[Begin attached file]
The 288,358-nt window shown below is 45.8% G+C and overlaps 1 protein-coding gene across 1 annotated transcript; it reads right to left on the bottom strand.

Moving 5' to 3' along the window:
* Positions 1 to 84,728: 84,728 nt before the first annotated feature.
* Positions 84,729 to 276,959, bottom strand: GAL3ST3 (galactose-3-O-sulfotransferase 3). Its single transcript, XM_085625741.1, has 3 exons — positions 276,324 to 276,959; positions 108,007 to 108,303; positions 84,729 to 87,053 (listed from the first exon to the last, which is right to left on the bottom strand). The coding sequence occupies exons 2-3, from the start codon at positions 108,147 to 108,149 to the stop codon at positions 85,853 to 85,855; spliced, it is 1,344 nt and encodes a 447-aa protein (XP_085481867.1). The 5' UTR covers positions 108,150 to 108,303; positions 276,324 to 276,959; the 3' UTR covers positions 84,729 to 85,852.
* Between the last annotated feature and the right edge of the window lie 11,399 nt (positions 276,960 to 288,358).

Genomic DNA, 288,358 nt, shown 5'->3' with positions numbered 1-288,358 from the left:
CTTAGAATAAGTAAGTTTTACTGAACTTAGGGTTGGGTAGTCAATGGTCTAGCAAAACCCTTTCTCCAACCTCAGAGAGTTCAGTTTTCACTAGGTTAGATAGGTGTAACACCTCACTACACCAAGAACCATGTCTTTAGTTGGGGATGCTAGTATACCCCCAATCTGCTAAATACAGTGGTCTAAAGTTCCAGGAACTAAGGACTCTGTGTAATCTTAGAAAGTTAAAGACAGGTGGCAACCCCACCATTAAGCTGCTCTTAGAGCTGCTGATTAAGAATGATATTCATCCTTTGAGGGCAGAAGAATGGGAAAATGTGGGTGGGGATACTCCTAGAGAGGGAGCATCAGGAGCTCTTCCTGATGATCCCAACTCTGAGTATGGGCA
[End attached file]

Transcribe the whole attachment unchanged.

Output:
The 288,358-nt window shown below is 45.8% G+C and overlaps 1 protein-coding gene across 1 annotated transcript; it reads right to left on the bottom strand.

Moving 5' to 3' along the window:
* Positions 1 to 84,728: 84,728 nt before the first annotated feature.
* Positions 84,729 to 276,959, bottom strand: GAL3ST3 (galactose-3-O-sulfotransferase 3). Its single transcript, XM_085625741.1, has 3 exons — positions 276,324 to 276,959; positions 108,007 to 108,303; positions 84,729 to 87,053 (listed from the first exon to the last, which is right to left on the bottom strand). The coding sequence occupies exons 2-3, from the start codon at positions 108,147 to 108,149 to the stop codon at positions 85,853 to 85,855; spliced, it is 1,344 nt and encodes a 447-aa protein (XP_085481867.1). The 5' UTR covers positions 108,150 to 108,303; positions 276,324 to 276,959; the 3' UTR covers positions 84,729 to 85,852.
* Between the last annotated feature and the right edge of the window lie 11,399 nt (positions 276,960 to 288,358).

Genomic DNA, 288,358 nt, shown 5'->3' with positions numbered 1-288,358 from the left:
CTTAGAATAAGTAAGTTTTACTGAACTTAGGGTTGGGTAGTCAATGGTCTAGCAAAACCCTTTCTCCAACCTCAGAGAGTTCAGTTTTCACTAGGTTAGATAGGTGTAACACCTCACTACACCAAGAACCATGTCTTTAGTTGGGGATGCTAGTATACCCCCAATCTGCTAAATACAGTGGTCTAAAGTTCCAGGAACTAAGGACTCTGTGTAATCTTAGAAAGTTAAAGACAGGTGGCAACCCCACCATTAAGCTGCTCTTAGAGCTGCTGATTAAGAATGATATTCATCCTTTGAGGGCAGAAGAATGGGAAAATGTGGGTGGGGATACTCCTAGAGAGGGAGCATCAGGAGCTCTTCCTGATGATCCCAACTCTGAGTATGGGCA